“Those people have been using it for a long time, and they do not really want to stop. We have to do it step by step, and explain to them about the consequences”Orn Chhany, Mith Samlanh/Friends International
A recent study by the international humanitarian group Good Neighbors Cambodia (GNC) and a local youth group, which was conducted in Phnom Penh and the provinces of Banteay Meanchey, Battambang, Kratie and Mondulkiri among 283 children aged 13-18, shows that 92% of respondents said they are aware of social problems surrounding drugs, with 80% claiming to have seen drug use and trafficking in their communities.
72% of the children also said they are worried about being introduced, persuaded or forced to use drugs by offenders, suggesting the twin scourges of drugs and crime are operating in tandem in Cambodia, as they do elsewhere.
Since its establishment in 1994, Mith Samlanh has been working with marginalised children and young adults as well as their families and communities. They help the affected people recover their normal life and enable them with opportunities to build their future.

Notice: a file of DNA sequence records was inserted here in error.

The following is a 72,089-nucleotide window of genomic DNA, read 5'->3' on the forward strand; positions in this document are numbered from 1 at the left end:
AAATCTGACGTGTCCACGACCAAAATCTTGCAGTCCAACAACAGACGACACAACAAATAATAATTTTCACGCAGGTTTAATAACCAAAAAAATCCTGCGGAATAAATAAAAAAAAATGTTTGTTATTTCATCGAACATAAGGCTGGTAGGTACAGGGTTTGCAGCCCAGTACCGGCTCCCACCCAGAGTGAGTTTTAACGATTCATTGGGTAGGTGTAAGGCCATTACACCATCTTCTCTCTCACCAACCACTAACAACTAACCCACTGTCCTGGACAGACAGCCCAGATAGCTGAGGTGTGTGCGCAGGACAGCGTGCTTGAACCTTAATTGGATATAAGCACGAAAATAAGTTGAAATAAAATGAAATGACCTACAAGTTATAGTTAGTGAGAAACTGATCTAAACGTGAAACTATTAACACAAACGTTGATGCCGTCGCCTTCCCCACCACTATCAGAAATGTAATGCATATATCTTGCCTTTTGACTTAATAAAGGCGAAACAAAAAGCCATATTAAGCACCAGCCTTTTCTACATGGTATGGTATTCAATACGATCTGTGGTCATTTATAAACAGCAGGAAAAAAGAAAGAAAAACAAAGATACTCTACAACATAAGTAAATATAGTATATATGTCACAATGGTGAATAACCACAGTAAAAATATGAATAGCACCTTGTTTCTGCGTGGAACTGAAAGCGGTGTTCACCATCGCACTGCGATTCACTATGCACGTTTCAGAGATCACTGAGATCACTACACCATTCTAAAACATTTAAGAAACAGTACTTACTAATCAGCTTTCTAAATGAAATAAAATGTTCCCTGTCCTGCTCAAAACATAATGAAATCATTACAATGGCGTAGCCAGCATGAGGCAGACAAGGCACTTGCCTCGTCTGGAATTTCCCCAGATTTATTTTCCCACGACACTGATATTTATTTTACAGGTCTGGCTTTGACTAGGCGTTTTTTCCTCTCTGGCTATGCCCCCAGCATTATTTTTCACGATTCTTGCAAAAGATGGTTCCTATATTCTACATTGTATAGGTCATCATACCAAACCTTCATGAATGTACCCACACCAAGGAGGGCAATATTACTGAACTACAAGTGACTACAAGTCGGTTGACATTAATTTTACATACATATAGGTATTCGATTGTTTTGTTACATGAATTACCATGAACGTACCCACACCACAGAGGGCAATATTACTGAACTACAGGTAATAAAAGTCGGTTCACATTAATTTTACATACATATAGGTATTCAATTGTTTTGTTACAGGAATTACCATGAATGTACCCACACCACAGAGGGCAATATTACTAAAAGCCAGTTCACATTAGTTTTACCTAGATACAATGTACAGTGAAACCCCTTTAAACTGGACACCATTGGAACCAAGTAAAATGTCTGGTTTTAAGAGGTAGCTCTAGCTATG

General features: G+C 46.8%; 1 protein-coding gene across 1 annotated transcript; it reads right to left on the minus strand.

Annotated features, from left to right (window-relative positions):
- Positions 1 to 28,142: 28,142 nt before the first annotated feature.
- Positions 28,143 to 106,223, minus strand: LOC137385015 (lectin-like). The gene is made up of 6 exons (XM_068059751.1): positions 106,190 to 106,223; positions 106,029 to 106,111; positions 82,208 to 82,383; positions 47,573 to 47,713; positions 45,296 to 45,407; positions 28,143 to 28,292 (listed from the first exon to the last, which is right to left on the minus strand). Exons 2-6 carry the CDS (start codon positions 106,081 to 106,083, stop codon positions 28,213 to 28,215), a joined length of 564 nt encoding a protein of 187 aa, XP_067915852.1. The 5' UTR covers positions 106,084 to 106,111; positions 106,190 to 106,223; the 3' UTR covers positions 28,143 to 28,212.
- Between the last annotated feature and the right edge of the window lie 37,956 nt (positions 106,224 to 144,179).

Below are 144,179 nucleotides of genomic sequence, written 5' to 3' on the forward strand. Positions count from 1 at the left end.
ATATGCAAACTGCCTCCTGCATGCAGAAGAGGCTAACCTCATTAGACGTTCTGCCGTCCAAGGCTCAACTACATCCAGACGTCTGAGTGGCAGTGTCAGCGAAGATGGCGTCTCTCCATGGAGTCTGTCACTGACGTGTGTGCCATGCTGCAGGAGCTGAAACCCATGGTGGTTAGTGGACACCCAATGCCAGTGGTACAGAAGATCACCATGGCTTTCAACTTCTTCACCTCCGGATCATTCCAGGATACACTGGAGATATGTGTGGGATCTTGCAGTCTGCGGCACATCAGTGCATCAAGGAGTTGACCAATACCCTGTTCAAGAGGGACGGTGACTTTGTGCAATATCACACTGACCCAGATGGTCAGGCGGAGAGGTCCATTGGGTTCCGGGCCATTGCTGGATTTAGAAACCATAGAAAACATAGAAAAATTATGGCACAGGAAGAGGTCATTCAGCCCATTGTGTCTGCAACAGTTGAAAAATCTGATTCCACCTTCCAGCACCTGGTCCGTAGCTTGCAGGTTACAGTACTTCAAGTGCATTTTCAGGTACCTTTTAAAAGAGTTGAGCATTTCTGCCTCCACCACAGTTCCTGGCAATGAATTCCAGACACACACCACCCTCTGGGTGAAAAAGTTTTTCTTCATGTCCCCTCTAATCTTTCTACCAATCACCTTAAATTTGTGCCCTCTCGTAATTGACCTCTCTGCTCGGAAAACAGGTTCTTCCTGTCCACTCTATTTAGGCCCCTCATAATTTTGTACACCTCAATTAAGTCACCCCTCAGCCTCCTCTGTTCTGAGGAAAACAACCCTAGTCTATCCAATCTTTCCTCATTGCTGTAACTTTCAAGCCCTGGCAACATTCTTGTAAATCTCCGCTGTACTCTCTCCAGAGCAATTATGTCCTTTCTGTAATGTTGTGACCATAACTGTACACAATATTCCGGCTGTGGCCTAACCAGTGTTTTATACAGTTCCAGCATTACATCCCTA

Mith Samlanh’s drug programme is one of the few holistic approaches in Cambodia to help youth drug users achieve long-term sobriety, said the programme coordinator. It is one of the three organisations permitted by the Cambodian government to run needle and syringe exchanges. These exchange programmes are part of a set of prevention and risk reduction services that could help people recover from addiction and get back to their normal lives through detoxification and rehabilitation, social integration, vocational training and job placements.
“We cannot stop them completely right from the beginning,” said Orn Chhany, a psychology graduate and ChildSafe specialist at Mith Samlanh. “Those people have been using it for a long time, and they do not really want to stop. We have to do it step by step, and explain to them about the consequences.”
A primary aspect of their work is community outreach assessment. Drop-in centres allow beneficiaries to access support and services in a safe and clean environment.
People who struggle with addiction but who want to change their lifestyle would be passed to the treatment center, according to Channy, who said “If they voluntarily want to change and commit to it, we could help by referring them to our treatment center”.
“There is an overwhelming supply of drugs in Cambodia. That makes it easy to find drugs at a cheap price”Khem Soley, Mith/Samlanh/Friends International
The drug rehabilitation center ‘Greenhouse’ provides both pharmacological and psychological support to drug-using children and youths. The eight-week programme was designed to help addicts overcome their dependence on drugs, and re-acquire necessary social skills to reintegrate with their families and society, according to Khem Soley, Saving Life programmes coordinator at Mith Samlanh.